“Zach, talk to me.” I turned to the boy who had spent more time with Joe Solomon than any of us, and Zach didn’t wait for instructions.

“Since he’s not an official visiting dignitary, the Secret Service won’t be here. He will have private security and the NYPD.”

“Good. Macey, you and Preston go find the cops and his private security detail. Beg, plead—lie if you have to—but get someone to get him off that stage.”

“Got it,” Macey said. She grabbed Preston’s hand, and together they took off, pushing through the crowds.

“Liz, get back into the NYPD database and alert all units in the area that we have possible terror activity. If Homeland Security isn’t going to take this seriously, maybe the NYPD will. Let’s see if we can’t get them to shut this thing down.”

“I’m on it,” Liz told me.

In my mind, I flashed back to another clear day, another charismatic man behind a microphone while crowds cheered. At the time, Macey’s father had been running for vice president, and we’d thought that she was the one the Circle of Cavan was chasing. At the time, Mr. Solomon had spoken about security perimeters—long-range, mid-range, short-range. Zones A, B, and C. And I looked to the horizon.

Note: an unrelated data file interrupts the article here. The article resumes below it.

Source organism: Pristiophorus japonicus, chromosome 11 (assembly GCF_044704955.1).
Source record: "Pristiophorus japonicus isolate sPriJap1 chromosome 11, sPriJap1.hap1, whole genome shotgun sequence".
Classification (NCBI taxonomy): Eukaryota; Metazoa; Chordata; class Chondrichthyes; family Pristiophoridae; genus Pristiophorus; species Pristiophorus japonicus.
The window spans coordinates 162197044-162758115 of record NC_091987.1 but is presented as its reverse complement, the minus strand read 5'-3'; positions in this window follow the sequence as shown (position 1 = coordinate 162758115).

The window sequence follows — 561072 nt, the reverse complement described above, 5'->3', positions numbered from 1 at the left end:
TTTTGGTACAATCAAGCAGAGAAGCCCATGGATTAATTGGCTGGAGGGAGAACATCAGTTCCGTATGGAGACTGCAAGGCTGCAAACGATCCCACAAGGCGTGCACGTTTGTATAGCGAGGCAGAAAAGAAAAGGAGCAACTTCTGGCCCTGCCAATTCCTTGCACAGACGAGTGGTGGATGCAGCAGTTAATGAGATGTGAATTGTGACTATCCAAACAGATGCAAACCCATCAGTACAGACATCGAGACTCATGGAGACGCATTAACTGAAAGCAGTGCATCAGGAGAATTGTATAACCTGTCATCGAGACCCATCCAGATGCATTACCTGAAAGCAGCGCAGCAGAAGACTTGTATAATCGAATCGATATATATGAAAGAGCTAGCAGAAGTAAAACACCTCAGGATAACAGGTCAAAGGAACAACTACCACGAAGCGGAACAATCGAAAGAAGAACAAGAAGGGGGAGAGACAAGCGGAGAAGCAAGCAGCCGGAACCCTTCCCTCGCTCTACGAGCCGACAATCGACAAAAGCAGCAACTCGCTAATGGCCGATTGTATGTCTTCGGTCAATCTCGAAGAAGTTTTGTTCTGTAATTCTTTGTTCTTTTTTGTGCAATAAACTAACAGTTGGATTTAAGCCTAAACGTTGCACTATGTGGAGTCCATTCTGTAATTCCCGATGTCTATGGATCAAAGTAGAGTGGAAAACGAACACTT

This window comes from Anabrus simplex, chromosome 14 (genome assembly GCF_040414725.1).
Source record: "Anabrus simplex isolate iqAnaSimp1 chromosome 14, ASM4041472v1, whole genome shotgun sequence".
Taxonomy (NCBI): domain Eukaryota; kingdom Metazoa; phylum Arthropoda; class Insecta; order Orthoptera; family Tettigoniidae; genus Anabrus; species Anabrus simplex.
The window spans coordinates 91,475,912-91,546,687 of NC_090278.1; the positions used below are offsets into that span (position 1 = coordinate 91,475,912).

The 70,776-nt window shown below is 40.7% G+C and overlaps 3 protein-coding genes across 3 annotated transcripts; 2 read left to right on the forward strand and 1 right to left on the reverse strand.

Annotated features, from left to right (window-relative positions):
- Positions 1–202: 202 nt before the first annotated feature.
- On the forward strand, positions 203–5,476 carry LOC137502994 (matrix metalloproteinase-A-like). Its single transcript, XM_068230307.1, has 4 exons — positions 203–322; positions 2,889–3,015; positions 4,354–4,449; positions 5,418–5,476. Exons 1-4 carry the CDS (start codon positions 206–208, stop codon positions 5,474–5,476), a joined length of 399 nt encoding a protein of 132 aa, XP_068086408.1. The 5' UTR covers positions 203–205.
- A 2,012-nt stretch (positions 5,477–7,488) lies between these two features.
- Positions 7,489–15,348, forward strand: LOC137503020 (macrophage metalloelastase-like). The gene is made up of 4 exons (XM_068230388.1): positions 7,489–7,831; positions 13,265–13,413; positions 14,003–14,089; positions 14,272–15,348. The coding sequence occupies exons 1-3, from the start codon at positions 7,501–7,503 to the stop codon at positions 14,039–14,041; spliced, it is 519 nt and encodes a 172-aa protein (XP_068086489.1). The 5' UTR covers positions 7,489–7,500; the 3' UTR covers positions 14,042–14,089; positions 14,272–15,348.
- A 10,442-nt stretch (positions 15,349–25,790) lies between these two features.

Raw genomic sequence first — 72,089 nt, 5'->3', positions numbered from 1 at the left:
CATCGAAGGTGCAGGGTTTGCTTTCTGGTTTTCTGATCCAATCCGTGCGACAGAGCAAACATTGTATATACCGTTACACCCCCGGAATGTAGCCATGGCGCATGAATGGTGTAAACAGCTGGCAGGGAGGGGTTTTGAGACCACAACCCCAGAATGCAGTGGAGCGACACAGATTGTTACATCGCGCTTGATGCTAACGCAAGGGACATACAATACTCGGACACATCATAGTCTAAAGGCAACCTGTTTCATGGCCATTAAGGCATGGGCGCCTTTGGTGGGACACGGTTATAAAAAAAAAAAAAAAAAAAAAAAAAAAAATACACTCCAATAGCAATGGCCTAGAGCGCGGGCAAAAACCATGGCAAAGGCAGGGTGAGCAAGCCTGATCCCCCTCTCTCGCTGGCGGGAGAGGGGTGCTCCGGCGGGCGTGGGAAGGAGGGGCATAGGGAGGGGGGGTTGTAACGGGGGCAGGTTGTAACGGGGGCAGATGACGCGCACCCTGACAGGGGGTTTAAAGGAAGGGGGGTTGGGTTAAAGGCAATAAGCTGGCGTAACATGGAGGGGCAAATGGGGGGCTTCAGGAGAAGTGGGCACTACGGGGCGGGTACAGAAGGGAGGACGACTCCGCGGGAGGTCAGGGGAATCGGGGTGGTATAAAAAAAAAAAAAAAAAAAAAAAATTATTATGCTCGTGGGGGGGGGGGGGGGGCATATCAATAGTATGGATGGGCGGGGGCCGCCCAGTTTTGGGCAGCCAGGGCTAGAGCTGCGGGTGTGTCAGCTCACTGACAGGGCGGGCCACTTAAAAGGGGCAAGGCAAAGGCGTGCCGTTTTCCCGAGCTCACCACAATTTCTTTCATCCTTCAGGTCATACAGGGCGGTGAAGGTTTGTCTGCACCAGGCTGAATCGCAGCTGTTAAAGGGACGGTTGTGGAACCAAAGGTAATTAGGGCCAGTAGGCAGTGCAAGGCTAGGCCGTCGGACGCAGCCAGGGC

“What can we do about snipers?” I asked, and Zach scanned the skyline. Clear views and light wind. And even without saying a word, I could see it in Zach’s eyes. He didn’t like the situation.

He looked at Bex, who shook her head.

“That building puts you on top of three different bus routes. It’s a clear shot with great exits. So…nothing,” she said. “There is nothing we can do about snipers except…”

“We’ve got to get him out of here,” I filled in the rest.

On the stage, King Najeeb spoke on, a somber silence sweeping farther through the crowd with every word. “I do not hate the men who burned my father’s statues. I have forgiven the mob who dragged my mother from her bed.”